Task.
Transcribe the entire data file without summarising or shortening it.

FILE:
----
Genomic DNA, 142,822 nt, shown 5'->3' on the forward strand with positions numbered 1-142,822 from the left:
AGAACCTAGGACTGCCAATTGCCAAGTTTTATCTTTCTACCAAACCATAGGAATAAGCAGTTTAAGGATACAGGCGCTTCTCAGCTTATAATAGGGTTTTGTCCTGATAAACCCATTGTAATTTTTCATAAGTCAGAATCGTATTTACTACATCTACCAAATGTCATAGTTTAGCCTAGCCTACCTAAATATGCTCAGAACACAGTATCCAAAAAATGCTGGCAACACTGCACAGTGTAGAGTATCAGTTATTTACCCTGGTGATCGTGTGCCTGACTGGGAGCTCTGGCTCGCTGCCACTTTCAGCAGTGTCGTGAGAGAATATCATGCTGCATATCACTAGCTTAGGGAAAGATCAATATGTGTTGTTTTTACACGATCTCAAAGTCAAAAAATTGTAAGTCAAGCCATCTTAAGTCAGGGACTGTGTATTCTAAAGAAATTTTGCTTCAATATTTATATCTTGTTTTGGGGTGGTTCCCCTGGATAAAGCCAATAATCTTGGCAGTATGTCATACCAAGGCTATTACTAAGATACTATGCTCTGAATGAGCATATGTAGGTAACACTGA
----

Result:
Genomic DNA, 142,822 nt, shown 5'->3' on the forward strand with positions numbered 1-142,822 from the left:
AGAACCTAGGACTGCCAATTGCCAAGTTTTATCTTTCTACCAAACCATAGGAATAAGCAGTTTAAGGATACAGGCGCTTCTCAGCTTATAATAGGGTTTTGTCCTGATAAACCCATTGTAATTTTTCATAAGTCAGAATCGTATTTACTACATCTACCAAATGTCATAGTTTAGCCTAGCCTACCTAAATATGCTCAGAACACAGTATCCAAAAAATGCTGGCAACACTGCACAGTGTAGAGTATCAGTTATTTACCCTGGTGATCGTGTGCCTGACTGGGAGCTCTGGCTCGCTGCCACTTTCAGCAGTGTCGTGAGAGAATATCATGCTGCATATCACTAGCTTAGGGAAAGATCAATATGTGTTGTTTTTACACGATCTCAAAGTCAAAAAATTGTAAGTCAAGCCATCTTAAGTCAGGGACTGTGTATTCTAAAGAAATTTTGCTTCAATATTTATATCTTGTTTTGGGGTGGTTCCCCTGGATAAAGCCAATAATCTTGGCAGTATGTCATACCAAGGCTATTACTAAGATACTATGCTCTGAATGAGCATATGTAGGTAACACTGA